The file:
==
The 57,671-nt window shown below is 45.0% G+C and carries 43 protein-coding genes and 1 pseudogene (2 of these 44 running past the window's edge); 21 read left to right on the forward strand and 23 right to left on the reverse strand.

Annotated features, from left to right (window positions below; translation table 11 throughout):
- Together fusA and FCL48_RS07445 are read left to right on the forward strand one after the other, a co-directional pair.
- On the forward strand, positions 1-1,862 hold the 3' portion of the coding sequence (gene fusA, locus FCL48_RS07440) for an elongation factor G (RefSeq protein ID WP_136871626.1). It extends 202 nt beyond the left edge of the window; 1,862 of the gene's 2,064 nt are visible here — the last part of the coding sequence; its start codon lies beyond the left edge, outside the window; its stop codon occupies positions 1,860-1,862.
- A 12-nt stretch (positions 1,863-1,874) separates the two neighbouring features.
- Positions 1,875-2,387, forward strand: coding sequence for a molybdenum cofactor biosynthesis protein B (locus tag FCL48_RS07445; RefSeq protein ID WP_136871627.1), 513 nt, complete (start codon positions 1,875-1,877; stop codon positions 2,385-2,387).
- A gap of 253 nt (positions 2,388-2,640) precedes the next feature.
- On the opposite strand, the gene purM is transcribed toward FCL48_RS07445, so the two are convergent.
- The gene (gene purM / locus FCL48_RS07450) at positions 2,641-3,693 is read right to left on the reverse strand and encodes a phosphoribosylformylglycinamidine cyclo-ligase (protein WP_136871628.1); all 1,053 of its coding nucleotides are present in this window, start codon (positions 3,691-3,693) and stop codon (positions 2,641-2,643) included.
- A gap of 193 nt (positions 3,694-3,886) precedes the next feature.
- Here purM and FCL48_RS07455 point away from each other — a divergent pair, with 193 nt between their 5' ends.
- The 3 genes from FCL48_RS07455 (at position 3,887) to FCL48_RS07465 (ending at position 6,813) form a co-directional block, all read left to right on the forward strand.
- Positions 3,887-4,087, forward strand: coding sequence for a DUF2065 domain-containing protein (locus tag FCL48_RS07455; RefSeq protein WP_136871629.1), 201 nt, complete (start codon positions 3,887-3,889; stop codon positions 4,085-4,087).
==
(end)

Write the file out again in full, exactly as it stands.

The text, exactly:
The 57,671-nt window shown below is 45.0% G+C and carries 43 protein-coding genes and 1 pseudogene (2 of these 44 running past the window's edge); 21 read left to right on the forward strand and 23 right to left on the reverse strand.

Annotated features, from left to right (window positions below; translation table 11 throughout):
- Together fusA and FCL48_RS07445 are read left to right on the forward strand one after the other, a co-directional pair.
- On the forward strand, positions 1-1,862 hold the 3' portion of the coding sequence (gene fusA, locus FCL48_RS07440) for an elongation factor G (RefSeq protein ID WP_136871626.1). It extends 202 nt beyond the left edge of the window; 1,862 of the gene's 2,064 nt are visible here — the last part of the coding sequence; its start codon lies beyond the left edge, outside the window; its stop codon occupies positions 1,860-1,862.
- A 12-nt stretch (positions 1,863-1,874) separates the two neighbouring features.
- Positions 1,875-2,387, forward strand: coding sequence for a molybdenum cofactor biosynthesis protein B (locus tag FCL48_RS07445; RefSeq protein ID WP_136871627.1), 513 nt, complete (start codon positions 1,875-1,877; stop codon positions 2,385-2,387).
- A gap of 253 nt (positions 2,388-2,640) precedes the next feature.
- On the opposite strand, the gene purM is transcribed toward FCL48_RS07445, so the two are convergent.
- The gene (gene purM / locus FCL48_RS07450) at positions 2,641-3,693 is read right to left on the reverse strand and encodes a phosphoribosylformylglycinamidine cyclo-ligase (protein WP_136871628.1); all 1,053 of its coding nucleotides are present in this window, start codon (positions 3,691-3,693) and stop codon (positions 2,641-2,643) included.
- A gap of 193 nt (positions 3,694-3,886) precedes the next feature.
- Here purM and FCL48_RS07455 point away from each other — a divergent pair, with 193 nt between their 5' ends.
- The 3 genes from FCL48_RS07455 (at position 3,887) to FCL48_RS07465 (ending at position 6,813) form a co-directional block, all read left to right on the forward strand.
- Positions 3,887-4,087, forward strand: coding sequence for a DUF2065 domain-containing protein (locus tag FCL48_RS07455; RefSeq protein WP_136871629.1), 201 nt, complete (start codon positions 3,887-3,889; stop codon positions 4,085-4,087).